The appearance and shape of the leaves varies with the time of year and the area that they grow in. In warmer areas they can grow like a vine and climb trees. In our area they tend to be more like a bush with three leaves. The leaves have a reddish tinge in the spring and a green oily leaf in the summer with reddish leaves and white berries in the Fall.

It is well worth learning to identify poison ivy, which is not easy, as it can look quite different, depending on where it grows. One very basic rule of thumb is “Leaves of three; let it be!” For a fantastic range of photographs check out .

Cold soapy water might wash the poison ivy oil off, or jewelweed juice might neutralize it. Itchy red patches and small blisters after exposure are best treated with calamine lotion, jewelweed, or hydrocortisone cream to control the itch. If the itch or the blisters are open and weeping are uncontrollable, see your doctor right away. For more information on dealing with poison ivy, check out this website.


Wild Parsnip

Wild Parsnip is an invasive plant that is spreading throughout Ontario and is now common in the Ottawa area. It is often found on areas of uncultivated land, roadside ditches, nature trails and the edges of woods.

The sap of the plant contains chemicals that cause severe eye and skin irritation. Initial blistering occurs one or two days after exposure but can lead to long-term photo-sensitivity in the exposed area. Mild plant contact may only cause a minor skin reaction but heavy contact with plant sap may result in severe skin reactions or blindness if it gets in the eyes.

Sensitized skin is aggravated by exposure to sunlight long after exposure, causing additional burning and blistering that can result in permanent scarring with brownish or reddish discolouration .

The plant has two growth stages; non-flowering leafy rosettes at ground level and later as a flowering plant.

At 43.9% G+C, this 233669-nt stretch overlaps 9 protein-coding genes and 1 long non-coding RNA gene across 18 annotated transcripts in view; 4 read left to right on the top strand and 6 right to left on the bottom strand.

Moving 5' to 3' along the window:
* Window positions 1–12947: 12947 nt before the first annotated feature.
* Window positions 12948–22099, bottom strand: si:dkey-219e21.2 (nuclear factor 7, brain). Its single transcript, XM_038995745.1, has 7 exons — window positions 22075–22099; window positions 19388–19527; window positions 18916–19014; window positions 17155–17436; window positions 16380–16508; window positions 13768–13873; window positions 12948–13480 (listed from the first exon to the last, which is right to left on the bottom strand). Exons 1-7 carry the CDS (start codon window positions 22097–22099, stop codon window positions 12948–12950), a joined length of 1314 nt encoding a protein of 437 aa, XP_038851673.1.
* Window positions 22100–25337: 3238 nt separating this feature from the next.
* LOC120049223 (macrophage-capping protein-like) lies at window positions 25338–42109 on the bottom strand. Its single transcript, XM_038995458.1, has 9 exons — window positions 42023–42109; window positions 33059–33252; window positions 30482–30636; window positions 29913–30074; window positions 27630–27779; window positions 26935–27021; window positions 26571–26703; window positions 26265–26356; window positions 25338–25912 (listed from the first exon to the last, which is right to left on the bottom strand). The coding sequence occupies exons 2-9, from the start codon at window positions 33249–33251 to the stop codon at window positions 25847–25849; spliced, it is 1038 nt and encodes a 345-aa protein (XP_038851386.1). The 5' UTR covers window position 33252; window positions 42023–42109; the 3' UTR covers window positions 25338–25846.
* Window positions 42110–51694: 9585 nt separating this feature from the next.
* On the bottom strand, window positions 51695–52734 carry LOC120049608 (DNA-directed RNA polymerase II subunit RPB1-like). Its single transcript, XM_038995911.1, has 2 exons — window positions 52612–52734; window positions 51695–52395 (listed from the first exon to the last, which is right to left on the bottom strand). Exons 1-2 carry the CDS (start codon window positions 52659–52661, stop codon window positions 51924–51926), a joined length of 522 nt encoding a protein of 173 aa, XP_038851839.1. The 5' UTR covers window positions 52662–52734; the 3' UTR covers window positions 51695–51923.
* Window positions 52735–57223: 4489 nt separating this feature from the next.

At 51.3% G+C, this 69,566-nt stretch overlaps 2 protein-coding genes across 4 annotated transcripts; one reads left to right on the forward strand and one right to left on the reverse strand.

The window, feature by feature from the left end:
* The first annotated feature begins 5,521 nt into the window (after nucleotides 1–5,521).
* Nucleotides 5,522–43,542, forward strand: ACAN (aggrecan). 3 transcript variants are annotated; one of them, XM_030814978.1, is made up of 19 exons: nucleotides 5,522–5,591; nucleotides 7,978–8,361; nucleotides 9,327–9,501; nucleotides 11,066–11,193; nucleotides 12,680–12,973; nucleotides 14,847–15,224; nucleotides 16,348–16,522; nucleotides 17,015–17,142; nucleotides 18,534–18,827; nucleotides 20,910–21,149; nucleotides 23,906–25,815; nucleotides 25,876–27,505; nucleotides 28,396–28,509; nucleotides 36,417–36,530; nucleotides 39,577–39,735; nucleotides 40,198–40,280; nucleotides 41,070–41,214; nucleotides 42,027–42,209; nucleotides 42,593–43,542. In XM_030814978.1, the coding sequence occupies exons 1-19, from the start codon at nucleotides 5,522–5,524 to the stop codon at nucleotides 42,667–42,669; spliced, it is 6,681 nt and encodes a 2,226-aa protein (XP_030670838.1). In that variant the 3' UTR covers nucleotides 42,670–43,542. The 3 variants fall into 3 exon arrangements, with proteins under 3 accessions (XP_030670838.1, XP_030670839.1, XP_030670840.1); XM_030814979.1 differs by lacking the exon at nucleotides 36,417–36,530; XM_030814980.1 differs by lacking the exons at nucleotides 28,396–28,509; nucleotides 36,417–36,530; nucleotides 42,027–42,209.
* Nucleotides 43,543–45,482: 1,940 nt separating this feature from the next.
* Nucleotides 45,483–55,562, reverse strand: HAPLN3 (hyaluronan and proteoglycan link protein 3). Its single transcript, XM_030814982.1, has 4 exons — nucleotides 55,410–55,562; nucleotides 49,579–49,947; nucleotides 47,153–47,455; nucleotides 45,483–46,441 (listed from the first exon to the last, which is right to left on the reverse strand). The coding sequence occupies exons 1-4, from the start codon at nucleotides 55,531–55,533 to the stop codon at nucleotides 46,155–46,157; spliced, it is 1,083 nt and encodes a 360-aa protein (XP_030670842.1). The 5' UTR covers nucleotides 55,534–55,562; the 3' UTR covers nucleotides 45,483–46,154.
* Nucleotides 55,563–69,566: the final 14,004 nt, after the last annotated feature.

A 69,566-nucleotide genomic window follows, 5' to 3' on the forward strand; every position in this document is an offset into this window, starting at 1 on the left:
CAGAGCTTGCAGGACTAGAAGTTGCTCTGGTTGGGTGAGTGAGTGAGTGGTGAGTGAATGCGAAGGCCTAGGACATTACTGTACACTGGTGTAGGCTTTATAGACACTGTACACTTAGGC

In the first stage, during the first year, the plant forms low-growing non-flowering rosettes of leaves form with a cluster of spindly, compound leaves, arranged in 2-5 pairs with sharply toothed leaflets and a diamond shaped leaflet on the end. They are said to be shaped like mittens and look a little bit like celery.

In the flowering stage, during the second or third year, the plant sends up tall, branched hollow green stems with pan shaped yellow flowers that usually bloom in early June to late July. Stalks can be 0.5 to 1.5 metres tall. Seeds are flat and round.

If you come into contact with wild parsnip, avoid touching contaminated clothing. If you get the plant sap on your skin, wash it off as soon as possible with cold soapy water and avoid exposing areas of contact to sunlight. The sooner that you wash the area the better.

If blisters develop you can cover the affected areas with cool, wet cloths. Adding an astringent to the water such as Domeboro can help dry up the weeping blisters. Keep the area clean and use an antibiotic cream to avoid infection. In severe cases a Doctor may recommend a cortisone-steroid for extreme discomfort. Combined cortozone-steroid creams with antibiotic are also available.

For serious cases with extensive blistering, consult a physician.

For a personal story on being burned by Wild Parsnip, read David Egan's account.


Giant Hogsweed

Giant Hogsweed is another invasive plant that is spreading throughout Ontario. It is found sporadically throughout Southern and Central Ontario south of a line from Manitoulin Island to Ottawa. It grows along roadsides, ditches and streams and invades old fields and open woodlands. It does best in moist wet areas.

Similar to Wild Parsnip, the stems leaves and roots contain a photosensitive chemical that can cause severe skin burns and blindness if the sap gets on the skin or in the eyes. The plant is much larger and full of sap so the chemical burns can be extensive.

The plant grows in two stages; a rosette stage and a flowering stage. During the first year the plant forms a large root and large lobed leaves in a rosette that can be as large as 1 metre across.

Giant Hogsweed is an enormous plant can grow as high as 1 – 5.5 metres (3' to 20')

It has hollow ridged stems that are 4-10 cm in diameter at the base with reddish-purple splotches and coarse white hair. It has large lobed leaves large deeply cult leaflets with irregular lobes and coarse sharp teen on all of the margins. The flower is an attractive white compound umbel made up of smaller flat, round units. The flower itself can be as wide as 80 cm in diameter.

Follow the same precautions as for Wild Parsnip if you come into contact with this plant. Consult a physician if chemical burns develop.